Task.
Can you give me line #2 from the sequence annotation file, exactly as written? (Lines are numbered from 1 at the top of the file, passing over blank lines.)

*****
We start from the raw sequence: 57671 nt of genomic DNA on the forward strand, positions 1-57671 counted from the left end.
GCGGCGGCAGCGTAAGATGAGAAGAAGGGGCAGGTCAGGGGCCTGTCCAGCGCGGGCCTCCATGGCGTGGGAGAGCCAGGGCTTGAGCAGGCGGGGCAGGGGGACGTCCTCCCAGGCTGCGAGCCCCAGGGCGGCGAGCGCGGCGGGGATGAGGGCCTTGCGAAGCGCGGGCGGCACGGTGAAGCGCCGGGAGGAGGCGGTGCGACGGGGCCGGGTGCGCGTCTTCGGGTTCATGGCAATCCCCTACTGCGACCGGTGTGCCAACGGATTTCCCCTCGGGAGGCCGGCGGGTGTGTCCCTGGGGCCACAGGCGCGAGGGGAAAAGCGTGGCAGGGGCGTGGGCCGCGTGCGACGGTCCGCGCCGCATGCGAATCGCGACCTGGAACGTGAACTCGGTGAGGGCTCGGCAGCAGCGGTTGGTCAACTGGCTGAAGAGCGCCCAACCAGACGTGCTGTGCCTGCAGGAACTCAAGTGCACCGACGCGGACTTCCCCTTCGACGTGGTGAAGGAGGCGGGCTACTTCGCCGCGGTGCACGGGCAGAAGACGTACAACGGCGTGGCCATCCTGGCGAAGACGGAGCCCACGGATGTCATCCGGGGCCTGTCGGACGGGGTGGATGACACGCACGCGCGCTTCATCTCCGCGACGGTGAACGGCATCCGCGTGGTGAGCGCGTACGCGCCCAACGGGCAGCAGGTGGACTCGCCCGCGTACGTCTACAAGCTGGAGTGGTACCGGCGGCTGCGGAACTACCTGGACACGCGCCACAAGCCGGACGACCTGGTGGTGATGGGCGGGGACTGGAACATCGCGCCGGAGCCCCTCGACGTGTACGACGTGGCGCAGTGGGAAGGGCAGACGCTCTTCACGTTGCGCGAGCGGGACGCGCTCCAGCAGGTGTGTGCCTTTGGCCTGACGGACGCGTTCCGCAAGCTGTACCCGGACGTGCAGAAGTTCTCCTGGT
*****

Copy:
GCGGCGGCAGCGTAAGATGAGAAGAAGGGGCAGGTCAGGGGCCTGTCCAGCGCGGGCCTCCATGGCGTGGGAGAGCCAGGGCTTGAGCAGGCGGGGCAGGGGGACGTCCTCCCAGGCTGCGAGCCCCAGGGCGGCGAGCGCGGCGGGGATGAGGGCCTTGCGAAGCGCGGGCGGCACGGTGAAGCGCCGGGAGGAGGCGGTGCGACGGGGCCGGGTGCGCGTCTTCGGGTTCATGGCAATCCCCTACTGCGACCGGTGTGCCAACGGATTTCCCCTCGGGAGGCCGGCGGGTGTGTCCCTGGGGCCACAGGCGCGAGGGGAAAAGCGTGGCAGGGGCGTGGGCCGCGTGCGACGGTCCGCGCCGCATGCGAATCGCGACCTGGAACGTGAACTCGGTGAGGGCTCGGCAGCAGCGGTTGGTCAACTGGCTGAAGAGCGCCCAACCAGACGTGCTGTGCCTGCAGGAACTCAAGTGCACCGACGCGGACTTCCCCTTCGACGTGGTGAAGGAGGCGGGCTACTTCGCCGCGGTGCACGGGCAGAAGACGTACAACGGCGTGGCCATCCTGGCGAAGACGGAGCCCACGGATGTCATCCGGGGCCTGTCGGACGGGGTGGATGACACGCACGCGCGCTTCATCTCCGCGACGGTGAACGGCATCCGCGTGGTGAGCGCGTACGCGCCCAACGGGCAGCAGGTGGACTCGCCCGCGTACGTCTACAAGCTGGAGTGGTACCGGCGGCTGCGGAACTACCTGGACACGCGCCACAAGCCGGACGACCTGGTGGTGATGGGCGGGGACTGGAACATCGCGCCGGAGCCCCTCGACGTGTACGACGTGGCGCAGTGGGAAGGGCAGACGCTCTTCACGTTGCGCGAGCGGGACGCGCTCCAGCAGGTGTGTGCCTTTGGCCTGACGGACGCGTTCCGCAAGCTGTACCCGGACGTGCAGAAGTTCTCCTGGT